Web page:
Britain’s biggest pub operator has reportedly started controversial talks to reduce its £2.3 billion debt mountain, which are set to spark a bitter battle for control of the company.
Staffordshire-based Punch Taverns, which owns some 5,000 pubs, has proposed a complex loans-for-equity swap that would allow it to walk away from much of its debt but give creditors a majority stake, according to reports.
The plans are expected to trigger a fight for control between thousands of bondholders, who stand to lose billions, and shareholders, who have already seen the value of their stakes crumble.
The company built up the debts in an ambitious expansion drive but its shares have dropped from nearly £14 five years to about 8p today after it was hit by the smoking ban and a fall in trade following the financial crisis. Its market value has shrunk from £3 billion to £53 million.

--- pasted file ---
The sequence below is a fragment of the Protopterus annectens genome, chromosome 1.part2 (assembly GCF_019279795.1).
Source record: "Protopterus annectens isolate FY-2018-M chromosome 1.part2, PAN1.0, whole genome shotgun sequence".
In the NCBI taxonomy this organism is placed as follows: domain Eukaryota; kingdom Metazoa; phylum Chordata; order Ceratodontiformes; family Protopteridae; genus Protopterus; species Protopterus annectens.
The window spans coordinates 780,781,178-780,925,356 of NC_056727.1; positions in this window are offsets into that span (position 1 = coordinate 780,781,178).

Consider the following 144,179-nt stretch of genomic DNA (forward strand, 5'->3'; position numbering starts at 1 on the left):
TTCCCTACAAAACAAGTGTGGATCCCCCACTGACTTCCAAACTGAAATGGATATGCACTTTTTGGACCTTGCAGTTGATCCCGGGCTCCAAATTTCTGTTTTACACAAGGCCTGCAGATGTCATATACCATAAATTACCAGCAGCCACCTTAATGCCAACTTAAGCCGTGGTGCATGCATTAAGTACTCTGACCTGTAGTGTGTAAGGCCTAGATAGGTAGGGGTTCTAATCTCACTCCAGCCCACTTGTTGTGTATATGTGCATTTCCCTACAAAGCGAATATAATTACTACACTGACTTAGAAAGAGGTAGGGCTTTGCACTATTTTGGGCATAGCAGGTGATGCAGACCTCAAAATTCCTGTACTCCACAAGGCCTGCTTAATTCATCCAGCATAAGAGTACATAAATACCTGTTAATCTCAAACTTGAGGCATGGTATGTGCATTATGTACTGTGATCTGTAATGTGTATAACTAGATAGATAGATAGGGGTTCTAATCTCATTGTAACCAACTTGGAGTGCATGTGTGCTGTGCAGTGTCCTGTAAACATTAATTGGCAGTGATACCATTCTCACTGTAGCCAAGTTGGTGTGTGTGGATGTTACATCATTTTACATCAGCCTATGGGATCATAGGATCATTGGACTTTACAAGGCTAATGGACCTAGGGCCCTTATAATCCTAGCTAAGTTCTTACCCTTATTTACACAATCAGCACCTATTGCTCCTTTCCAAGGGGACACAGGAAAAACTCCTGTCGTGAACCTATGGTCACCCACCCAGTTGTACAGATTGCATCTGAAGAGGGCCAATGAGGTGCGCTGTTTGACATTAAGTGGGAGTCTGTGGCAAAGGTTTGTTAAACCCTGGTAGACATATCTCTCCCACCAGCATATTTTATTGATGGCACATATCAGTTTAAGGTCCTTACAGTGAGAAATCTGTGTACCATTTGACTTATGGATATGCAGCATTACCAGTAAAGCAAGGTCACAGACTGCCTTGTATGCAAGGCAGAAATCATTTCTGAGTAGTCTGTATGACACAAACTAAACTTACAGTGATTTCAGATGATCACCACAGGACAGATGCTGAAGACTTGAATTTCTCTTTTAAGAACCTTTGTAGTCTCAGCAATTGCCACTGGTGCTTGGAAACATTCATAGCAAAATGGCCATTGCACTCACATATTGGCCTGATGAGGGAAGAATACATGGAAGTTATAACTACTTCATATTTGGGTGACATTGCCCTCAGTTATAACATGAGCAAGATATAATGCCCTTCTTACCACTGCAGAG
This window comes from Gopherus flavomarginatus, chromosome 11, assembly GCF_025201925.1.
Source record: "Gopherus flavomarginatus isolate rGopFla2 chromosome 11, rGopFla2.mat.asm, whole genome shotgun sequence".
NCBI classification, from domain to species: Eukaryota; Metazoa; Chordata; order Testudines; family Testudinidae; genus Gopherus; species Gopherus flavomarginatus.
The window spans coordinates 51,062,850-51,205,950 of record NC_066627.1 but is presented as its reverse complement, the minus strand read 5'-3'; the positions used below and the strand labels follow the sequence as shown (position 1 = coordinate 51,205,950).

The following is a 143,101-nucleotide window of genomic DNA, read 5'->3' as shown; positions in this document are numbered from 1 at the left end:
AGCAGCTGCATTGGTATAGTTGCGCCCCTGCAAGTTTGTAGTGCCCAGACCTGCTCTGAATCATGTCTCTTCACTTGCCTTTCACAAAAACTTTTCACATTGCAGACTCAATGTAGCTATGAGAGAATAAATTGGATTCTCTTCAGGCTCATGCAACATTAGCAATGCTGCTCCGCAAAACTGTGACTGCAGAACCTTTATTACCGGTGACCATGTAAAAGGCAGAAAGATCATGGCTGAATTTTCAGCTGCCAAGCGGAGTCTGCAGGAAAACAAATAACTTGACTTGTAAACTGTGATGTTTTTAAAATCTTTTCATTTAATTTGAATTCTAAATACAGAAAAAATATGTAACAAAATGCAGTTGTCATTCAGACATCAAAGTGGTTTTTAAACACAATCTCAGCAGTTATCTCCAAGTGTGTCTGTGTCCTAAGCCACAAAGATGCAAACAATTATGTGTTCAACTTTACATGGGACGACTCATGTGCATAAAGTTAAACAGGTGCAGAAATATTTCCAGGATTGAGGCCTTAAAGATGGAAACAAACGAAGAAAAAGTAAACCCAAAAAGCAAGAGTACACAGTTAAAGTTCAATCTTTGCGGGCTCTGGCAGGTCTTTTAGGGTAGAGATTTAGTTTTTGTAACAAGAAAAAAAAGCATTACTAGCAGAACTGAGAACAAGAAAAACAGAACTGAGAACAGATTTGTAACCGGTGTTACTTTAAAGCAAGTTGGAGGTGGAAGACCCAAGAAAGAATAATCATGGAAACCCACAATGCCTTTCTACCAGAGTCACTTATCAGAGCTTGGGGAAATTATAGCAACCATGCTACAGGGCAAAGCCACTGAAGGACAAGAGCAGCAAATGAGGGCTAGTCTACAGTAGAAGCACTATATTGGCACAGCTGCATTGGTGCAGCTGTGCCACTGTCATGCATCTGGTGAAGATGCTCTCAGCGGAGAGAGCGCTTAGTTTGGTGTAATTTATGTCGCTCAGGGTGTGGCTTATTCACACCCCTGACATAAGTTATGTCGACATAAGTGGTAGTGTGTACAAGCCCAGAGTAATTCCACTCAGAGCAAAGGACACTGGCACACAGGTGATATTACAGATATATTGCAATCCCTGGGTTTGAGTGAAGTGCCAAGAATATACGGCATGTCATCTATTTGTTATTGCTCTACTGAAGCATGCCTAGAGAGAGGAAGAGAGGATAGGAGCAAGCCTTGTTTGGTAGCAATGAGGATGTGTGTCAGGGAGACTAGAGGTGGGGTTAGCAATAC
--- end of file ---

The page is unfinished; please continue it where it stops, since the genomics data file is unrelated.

Punch last year demerged its managed pubs arm, called Spirit Group, which offloaded 800 sites but left it with most of the debt.
It is in the middle of a turnaround plan that involves selling its 2,000 worst-performing sites, and recently said it was on track to close between 400 and 500 outlets this financial year.
Profits in the 28 weeks to March 3 fell by 20 per cent to £33 million as like-for-like net income in its core estate dipped 2.1 per cent amid the slump in consumer spending.
It has hired Goldman Sachs and Blackstone to advise on the negotiations.
Under the plans, Punch would remain listed with investors taking a significant minority stake.
It is thought the proposals will also lead to a tussle between its lenders.
Its debts are held in two vehicles - Punch A and Punch B. Punch A is backed by the income from about 3,000 pubs and Punch B by that from the other 2,000.
Both sets of creditors want to break up the company, but Punch argues such a move is impossible because it operates as one company and unpicking its operations - from delivery trucks to the payment system - would be extremely difficult.